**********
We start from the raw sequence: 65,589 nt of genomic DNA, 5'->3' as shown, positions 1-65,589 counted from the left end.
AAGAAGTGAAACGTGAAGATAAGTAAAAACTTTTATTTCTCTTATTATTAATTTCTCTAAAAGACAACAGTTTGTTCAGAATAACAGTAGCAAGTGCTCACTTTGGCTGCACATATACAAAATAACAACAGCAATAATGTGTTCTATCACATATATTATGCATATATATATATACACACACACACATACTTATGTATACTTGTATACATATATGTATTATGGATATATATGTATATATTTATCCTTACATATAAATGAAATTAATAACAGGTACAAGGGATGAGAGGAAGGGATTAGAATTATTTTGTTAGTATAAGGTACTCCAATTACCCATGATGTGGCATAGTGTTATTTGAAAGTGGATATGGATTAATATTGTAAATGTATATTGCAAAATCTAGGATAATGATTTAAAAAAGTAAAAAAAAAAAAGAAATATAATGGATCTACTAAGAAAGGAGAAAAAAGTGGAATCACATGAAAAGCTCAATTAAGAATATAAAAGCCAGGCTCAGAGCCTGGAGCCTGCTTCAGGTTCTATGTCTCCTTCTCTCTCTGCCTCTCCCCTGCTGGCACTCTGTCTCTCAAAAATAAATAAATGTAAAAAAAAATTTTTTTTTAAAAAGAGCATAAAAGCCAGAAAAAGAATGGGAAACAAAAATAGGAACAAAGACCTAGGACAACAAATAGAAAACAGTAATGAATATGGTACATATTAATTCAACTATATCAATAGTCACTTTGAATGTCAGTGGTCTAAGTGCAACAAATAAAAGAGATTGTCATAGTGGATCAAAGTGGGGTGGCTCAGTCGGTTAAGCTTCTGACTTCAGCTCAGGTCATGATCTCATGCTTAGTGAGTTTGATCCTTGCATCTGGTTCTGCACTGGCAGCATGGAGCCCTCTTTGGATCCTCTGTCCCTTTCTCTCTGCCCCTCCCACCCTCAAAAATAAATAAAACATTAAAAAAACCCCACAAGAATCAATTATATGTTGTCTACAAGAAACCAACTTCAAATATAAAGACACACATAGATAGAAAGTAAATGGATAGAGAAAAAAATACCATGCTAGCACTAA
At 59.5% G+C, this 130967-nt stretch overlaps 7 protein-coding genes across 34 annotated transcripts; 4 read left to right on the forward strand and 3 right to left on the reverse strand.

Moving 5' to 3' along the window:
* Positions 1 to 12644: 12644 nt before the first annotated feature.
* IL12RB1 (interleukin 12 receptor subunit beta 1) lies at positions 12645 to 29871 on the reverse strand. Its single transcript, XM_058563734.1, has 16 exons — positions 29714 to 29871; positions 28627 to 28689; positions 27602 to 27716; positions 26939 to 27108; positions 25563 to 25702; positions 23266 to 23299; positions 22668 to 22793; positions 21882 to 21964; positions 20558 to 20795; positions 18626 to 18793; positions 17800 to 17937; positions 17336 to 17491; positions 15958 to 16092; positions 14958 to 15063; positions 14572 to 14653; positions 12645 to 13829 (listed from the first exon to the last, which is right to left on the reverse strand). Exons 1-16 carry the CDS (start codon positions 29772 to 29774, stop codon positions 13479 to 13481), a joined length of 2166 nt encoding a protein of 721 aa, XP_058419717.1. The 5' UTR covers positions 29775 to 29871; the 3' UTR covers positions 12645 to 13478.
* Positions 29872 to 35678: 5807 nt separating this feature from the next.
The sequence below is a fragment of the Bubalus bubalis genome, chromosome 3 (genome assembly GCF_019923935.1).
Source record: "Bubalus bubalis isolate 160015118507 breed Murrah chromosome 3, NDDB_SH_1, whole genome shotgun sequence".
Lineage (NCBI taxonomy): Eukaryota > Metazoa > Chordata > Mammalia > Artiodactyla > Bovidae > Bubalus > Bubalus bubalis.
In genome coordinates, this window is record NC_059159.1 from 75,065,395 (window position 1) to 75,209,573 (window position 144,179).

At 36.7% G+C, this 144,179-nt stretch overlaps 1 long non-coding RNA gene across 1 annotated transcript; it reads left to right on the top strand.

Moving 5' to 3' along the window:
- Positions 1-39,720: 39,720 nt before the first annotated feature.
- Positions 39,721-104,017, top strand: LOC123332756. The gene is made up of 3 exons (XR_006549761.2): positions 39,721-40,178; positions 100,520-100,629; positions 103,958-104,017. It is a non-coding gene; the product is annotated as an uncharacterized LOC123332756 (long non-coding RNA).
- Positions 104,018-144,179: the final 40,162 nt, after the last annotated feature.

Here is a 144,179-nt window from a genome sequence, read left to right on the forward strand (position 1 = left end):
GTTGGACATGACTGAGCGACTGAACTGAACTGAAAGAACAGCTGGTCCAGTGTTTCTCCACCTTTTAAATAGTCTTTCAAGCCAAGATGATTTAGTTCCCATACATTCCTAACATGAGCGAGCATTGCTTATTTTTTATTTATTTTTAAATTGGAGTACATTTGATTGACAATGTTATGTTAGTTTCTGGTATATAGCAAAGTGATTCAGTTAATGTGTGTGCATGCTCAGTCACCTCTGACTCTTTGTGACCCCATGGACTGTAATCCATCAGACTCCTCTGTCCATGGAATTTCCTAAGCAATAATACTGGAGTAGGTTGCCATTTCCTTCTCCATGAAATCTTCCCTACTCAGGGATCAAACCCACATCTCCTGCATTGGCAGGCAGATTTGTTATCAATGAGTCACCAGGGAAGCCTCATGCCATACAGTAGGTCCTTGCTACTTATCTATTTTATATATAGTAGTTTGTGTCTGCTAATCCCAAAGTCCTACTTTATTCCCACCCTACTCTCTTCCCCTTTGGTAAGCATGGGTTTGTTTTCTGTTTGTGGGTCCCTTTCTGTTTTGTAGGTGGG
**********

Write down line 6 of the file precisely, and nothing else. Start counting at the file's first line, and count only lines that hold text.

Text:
* IL12RB1 (interleukin 12 receptor subunit beta 1) lies at positions 12645 to 29871 on the reverse strand. Its single transcript, XM_058563734.1, has 16 exons — positions 29714 to 29871; positions 28627 to 28689; positions 27602 to 27716; positions 26939 to 27108; positions 25563 to 25702; positions 23266 to 23299; positions 22668 to 22793; positions 21882 to 21964; positions 20558 to 20795; positions 18626 to 18793; positions 17800 to 17937; positions 17336 to 17491; positions 15958 to 16092; positions 14958 to 15063; positions 14572 to 14653; positions 12645 to 13829 (listed from the first exon to the last, which is right to left on the reverse strand). Exons 1-16 carry the CDS (start codon positions 29772 to 29774, stop codon positions 13479 to 13481), a joined length of 2166 nt encoding a protein of 721 aa, XP_058419717.1. The 5' UTR covers positions 29775 to 29871; the 3' UTR covers positions 12645 to 13478.